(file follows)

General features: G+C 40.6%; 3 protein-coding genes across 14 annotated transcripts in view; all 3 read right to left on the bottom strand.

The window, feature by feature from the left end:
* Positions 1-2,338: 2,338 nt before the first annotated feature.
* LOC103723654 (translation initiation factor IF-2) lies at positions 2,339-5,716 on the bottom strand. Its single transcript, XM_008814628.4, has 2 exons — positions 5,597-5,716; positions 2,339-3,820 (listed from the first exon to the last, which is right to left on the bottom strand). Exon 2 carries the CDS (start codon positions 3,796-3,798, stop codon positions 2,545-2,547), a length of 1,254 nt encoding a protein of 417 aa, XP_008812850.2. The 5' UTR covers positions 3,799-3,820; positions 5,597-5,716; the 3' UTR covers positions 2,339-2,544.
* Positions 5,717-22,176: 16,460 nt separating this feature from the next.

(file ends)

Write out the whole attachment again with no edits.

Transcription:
General features: G+C 40.6%; 3 protein-coding genes across 14 annotated transcripts in view; all 3 read right to left on the bottom strand.

The window, feature by feature from the left end:
* Positions 1-2,338: 2,338 nt before the first annotated feature.
* LOC103723654 (translation initiation factor IF-2) lies at positions 2,339-5,716 on the bottom strand. Its single transcript, XM_008814628.4, has 2 exons — positions 5,597-5,716; positions 2,339-3,820 (listed from the first exon to the last, which is right to left on the bottom strand). Exon 2 carries the CDS (start codon positions 3,796-3,798, stop codon positions 2,545-2,547), a length of 1,254 nt encoding a protein of 417 aa, XP_008812850.2. The 5' UTR covers positions 3,799-3,820; positions 5,597-5,716; the 3' UTR covers positions 2,339-2,544.
* Positions 5,717-22,176: 16,460 nt separating this feature from the next.